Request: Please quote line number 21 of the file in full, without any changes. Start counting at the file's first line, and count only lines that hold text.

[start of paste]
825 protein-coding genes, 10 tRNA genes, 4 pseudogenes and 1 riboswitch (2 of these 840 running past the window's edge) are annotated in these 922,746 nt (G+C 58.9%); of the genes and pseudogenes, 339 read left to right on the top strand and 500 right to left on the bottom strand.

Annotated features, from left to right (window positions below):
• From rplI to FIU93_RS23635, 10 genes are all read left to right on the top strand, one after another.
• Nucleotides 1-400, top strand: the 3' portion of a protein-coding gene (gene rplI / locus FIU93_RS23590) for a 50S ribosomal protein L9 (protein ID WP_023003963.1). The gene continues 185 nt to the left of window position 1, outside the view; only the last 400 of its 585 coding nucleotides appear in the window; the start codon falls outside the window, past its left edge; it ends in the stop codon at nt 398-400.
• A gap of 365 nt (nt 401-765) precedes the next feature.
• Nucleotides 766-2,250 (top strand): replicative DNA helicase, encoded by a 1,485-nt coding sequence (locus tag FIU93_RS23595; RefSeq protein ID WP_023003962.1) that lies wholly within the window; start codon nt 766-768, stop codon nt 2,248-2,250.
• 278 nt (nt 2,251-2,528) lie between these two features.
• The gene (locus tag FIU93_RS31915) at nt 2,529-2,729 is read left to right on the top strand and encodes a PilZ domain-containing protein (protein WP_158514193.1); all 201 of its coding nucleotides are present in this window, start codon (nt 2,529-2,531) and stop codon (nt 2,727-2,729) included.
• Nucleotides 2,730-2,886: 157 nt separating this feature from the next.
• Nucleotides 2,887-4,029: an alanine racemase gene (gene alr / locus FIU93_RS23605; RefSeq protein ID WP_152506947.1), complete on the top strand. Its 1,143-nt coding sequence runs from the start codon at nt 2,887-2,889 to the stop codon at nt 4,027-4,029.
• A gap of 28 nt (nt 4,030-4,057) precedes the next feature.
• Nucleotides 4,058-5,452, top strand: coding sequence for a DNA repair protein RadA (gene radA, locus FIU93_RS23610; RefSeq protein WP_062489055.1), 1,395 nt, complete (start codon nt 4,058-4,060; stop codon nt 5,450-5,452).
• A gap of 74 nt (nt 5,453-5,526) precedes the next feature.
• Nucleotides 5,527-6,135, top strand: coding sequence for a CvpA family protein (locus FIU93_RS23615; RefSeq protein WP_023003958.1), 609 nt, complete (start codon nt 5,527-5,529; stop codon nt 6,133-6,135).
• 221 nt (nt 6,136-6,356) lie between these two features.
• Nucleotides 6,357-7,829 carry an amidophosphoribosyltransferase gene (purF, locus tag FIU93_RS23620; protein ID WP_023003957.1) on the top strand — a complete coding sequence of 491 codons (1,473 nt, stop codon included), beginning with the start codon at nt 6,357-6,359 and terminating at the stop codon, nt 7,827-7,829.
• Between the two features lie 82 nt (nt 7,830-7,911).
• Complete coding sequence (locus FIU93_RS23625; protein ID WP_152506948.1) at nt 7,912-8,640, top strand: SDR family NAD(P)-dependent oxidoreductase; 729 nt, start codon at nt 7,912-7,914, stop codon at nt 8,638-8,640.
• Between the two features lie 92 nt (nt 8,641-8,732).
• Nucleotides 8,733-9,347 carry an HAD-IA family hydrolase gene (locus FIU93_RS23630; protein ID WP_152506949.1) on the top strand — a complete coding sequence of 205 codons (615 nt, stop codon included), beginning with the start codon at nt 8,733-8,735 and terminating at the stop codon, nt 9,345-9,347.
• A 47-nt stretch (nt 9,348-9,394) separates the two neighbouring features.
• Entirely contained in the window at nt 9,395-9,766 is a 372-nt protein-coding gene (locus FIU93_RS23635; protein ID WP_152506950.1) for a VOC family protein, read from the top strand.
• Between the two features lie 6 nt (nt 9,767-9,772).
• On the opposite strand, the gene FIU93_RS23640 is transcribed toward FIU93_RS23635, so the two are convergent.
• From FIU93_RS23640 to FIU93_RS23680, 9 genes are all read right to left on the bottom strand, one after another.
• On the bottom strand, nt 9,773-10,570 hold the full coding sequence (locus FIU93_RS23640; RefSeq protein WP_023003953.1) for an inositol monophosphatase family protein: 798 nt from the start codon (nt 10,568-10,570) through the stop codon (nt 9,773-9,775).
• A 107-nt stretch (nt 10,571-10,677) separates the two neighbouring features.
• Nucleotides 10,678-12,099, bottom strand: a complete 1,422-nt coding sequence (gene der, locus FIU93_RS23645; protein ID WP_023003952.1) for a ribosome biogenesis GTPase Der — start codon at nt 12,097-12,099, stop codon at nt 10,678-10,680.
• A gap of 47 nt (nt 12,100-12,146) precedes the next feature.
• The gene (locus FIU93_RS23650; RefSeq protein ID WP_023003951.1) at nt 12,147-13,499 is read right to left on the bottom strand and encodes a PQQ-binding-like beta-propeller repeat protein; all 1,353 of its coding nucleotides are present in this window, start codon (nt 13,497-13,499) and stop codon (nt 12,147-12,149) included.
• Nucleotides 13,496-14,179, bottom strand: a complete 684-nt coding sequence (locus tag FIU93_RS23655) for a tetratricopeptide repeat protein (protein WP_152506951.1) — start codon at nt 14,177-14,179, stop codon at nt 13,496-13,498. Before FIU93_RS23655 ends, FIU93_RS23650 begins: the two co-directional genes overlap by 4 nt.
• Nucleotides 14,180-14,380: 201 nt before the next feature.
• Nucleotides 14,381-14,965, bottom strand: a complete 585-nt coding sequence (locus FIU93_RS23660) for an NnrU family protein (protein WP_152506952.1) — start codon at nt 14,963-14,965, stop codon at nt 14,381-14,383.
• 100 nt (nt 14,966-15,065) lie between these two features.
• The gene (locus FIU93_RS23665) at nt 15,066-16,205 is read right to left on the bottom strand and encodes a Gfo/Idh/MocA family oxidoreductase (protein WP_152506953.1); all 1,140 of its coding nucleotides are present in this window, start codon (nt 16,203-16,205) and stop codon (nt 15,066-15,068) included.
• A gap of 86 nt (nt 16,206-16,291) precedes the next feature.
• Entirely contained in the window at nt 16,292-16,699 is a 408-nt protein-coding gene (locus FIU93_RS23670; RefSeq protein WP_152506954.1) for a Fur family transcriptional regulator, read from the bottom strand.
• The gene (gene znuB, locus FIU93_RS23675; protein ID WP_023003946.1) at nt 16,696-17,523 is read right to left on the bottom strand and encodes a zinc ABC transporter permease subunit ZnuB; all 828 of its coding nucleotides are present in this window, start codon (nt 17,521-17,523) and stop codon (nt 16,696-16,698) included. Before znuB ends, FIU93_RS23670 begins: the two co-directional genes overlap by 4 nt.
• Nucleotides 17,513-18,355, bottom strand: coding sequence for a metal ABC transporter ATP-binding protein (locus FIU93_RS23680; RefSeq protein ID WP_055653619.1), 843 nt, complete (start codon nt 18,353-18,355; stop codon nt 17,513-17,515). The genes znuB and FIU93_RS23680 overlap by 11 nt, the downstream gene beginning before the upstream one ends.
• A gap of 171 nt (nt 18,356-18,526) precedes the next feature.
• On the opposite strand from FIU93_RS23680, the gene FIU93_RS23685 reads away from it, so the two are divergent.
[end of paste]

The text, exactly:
• A 47-nt stretch (nt 9,348-9,394) separates the two neighbouring features.